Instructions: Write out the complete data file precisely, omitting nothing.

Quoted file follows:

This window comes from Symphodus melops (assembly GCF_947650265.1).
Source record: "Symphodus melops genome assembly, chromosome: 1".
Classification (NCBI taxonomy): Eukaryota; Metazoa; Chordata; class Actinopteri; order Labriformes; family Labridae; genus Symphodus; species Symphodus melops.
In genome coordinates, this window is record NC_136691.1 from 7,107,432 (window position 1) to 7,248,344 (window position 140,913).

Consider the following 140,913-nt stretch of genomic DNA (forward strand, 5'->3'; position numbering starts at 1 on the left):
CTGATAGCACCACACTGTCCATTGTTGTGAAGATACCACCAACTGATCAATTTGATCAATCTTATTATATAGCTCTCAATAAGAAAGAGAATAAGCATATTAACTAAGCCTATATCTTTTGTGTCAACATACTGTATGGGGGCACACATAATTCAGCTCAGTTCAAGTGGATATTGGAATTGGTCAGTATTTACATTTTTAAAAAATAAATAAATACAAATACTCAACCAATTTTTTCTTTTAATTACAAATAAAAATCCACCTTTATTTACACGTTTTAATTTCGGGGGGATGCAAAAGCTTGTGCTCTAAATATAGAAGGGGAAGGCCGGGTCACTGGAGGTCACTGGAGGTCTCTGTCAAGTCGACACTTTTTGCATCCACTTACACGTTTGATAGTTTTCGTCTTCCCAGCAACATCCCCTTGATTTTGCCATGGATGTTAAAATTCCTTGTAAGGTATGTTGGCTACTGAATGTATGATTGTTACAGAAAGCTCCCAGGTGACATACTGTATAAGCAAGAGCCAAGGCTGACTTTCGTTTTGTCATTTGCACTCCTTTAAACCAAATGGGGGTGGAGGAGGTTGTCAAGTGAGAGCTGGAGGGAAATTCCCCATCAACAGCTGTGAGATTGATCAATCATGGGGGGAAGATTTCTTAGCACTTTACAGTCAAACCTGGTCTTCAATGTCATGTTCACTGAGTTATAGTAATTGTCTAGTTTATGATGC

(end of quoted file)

This window comes from Symphodus melops (assembly GCF_947650265.1).
Source record: "Symphodus melops genome assembly, chromosome: 1".
Classification (NCBI taxonomy): Eukaryota; Metazoa; Chordata; class Actinopteri; order Labriformes; family Labridae; genus Symphodus; species Symphodus melops.
In genome coordinates, this window is record NC_136691.1 from 7,107,432 (window position 1) to 7,248,344 (window position 140,913).

Consider the following 140,913-nt stretch of genomic DNA (forward strand, 5'->3'; position numbering starts at 1 on the left):
CTGATAGCACCACACTGTCCATTGTTGTGAAGATACCACCAACTGATCAATTTGATCAATCTTATTATATAGCTCTCAATAAGAAAGAGAATAAGCATATTAACTAAGCCTATATCTTTTGTGTCAACATACTGTATGGGGGCACACATAATTCAGCTCAGTTCAAGTGGATATTGGAATTGGTCAGTATTTACATTTTTAAAAAATAAATAAATACAAATACTCAACCAATTTTTTCTTTTAATTACAAATAAAAATCCACCTTTATTTACACGTTTTAATTTCGGGGGGATGCAAAAGCTTGTGCTCTAAATATAGAAGGGGAAGGCCGGGTCACTGGAGGTCACTGGAGGTCTCTGTCAAGTCGACACTTTTTGCATCCACTTACACGTTTGATAGTTTTCGTCTTCCCAGCAACATCCCCTTGATTTTGCCATGGATGTTAAAATTCCTTGTAAGGTATGTTGGCTACTGAATGTATGATTGTTACAGAAAGCTCCCAGGTGACATACTGTATAAGCAAGAGCCAAGGCTGACTTTCGTTTTGTCATTTGCACTCCTTTAAACCAAATGGGGGTGGAGGAGGTTGTCAAGTGAGAGCTGGAGGGAAATTCCCCATCAACAGCTGTGAGATTGATCAATCATGGGGGGAAGATTTCTTAGCACTTTACAGTCAAACCTGGTCTTCAATGTCATGTTCACTGAGTTATAGTAATTGTCTAGTTTATGATGC